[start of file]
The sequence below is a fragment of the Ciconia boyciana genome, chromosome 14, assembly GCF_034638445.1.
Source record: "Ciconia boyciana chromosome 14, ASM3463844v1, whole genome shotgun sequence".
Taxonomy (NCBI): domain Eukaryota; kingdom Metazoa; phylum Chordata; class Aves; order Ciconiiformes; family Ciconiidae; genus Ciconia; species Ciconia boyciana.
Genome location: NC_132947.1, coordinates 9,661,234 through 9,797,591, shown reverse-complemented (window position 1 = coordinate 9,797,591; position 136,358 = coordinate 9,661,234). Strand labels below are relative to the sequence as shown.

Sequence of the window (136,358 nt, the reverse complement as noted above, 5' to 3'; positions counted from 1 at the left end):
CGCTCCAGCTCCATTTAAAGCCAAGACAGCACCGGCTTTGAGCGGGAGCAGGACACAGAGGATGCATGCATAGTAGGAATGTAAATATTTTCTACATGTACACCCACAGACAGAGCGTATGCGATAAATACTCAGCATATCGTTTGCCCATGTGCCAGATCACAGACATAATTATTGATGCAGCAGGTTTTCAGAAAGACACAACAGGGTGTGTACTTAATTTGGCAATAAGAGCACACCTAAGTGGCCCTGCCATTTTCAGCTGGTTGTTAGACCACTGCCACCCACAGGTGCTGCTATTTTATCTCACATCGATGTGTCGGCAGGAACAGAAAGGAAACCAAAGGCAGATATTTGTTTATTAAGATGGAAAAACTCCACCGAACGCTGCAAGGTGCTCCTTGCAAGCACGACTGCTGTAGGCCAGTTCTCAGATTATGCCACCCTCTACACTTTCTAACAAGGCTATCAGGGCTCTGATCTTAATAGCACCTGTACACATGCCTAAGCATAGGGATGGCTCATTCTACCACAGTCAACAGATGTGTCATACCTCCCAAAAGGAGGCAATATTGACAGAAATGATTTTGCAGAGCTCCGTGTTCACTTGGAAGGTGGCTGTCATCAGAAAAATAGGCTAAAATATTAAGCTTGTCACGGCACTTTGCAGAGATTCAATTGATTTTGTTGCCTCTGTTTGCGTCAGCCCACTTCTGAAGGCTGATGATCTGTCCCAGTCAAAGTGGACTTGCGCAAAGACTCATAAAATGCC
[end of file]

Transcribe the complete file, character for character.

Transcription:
The sequence below is a fragment of the Ciconia boyciana genome, chromosome 14, assembly GCF_034638445.1.
Source record: "Ciconia boyciana chromosome 14, ASM3463844v1, whole genome shotgun sequence".
Taxonomy (NCBI): domain Eukaryota; kingdom Metazoa; phylum Chordata; class Aves; order Ciconiiformes; family Ciconiidae; genus Ciconia; species Ciconia boyciana.
Genome location: NC_132947.1, coordinates 9,661,234 through 9,797,591, shown reverse-complemented (window position 1 = coordinate 9,797,591; position 136,358 = coordinate 9,661,234). Strand labels below are relative to the sequence as shown.

Sequence of the window (136,358 nt, the reverse complement as noted above, 5' to 3'; positions counted from 1 at the left end):
CGCTCCAGCTCCATTTAAAGCCAAGACAGCACCGGCTTTGAGCGGGAGCAGGACACAGAGGATGCATGCATAGTAGGAATGTAAATATTTTCTACATGTACACCCACAGACAGAGCGTATGCGATAAATACTCAGCATATCGTTTGCCCATGTGCCAGATCACAGACATAATTATTGATGCAGCAGGTTTTCAGAAAGACACAACAGGGTGTGTACTTAATTTGGCAATAAGAGCACACCTAAGTGGCCCTGCCATTTTCAGCTGGTTGTTAGACCACTGCCACCCACAGGTGCTGCTATTTTATCTCACATCGATGTGTCGGCAGGAACAGAAAGGAAACCAAAGGCAGATATTTGTTTATTAAGATGGAAAAACTCCACCGAACGCTGCAAGGTGCTCCTTGCAAGCACGACTGCTGTAGGCCAGTTCTCAGATTATGCCACCCTCTACACTTTCTAACAAGGCTATCAGGGCTCTGATCTTAATAGCACCTGTACACATGCCTAAGCATAGGGATGGCTCATTCTACCACAGTCAACAGATGTGTCATACCTCCCAAAAGGAGGCAATATTGACAGAAATGATTTTGCAGAGCTCCGTGTTCACTTGGAAGGTGGCTGTCATCAGAAAAATAGGCTAAAATATTAAGCTTGTCACGGCACTTTGCAGAGATTCAATTGATTTTGTTGCCTCTGTTTGCGTCAGCCCACTTCTGAAGGCTGATGATCTGTCCCAGTCAAAGTGGACTTGCGCAAAGACTCATAAAATGCC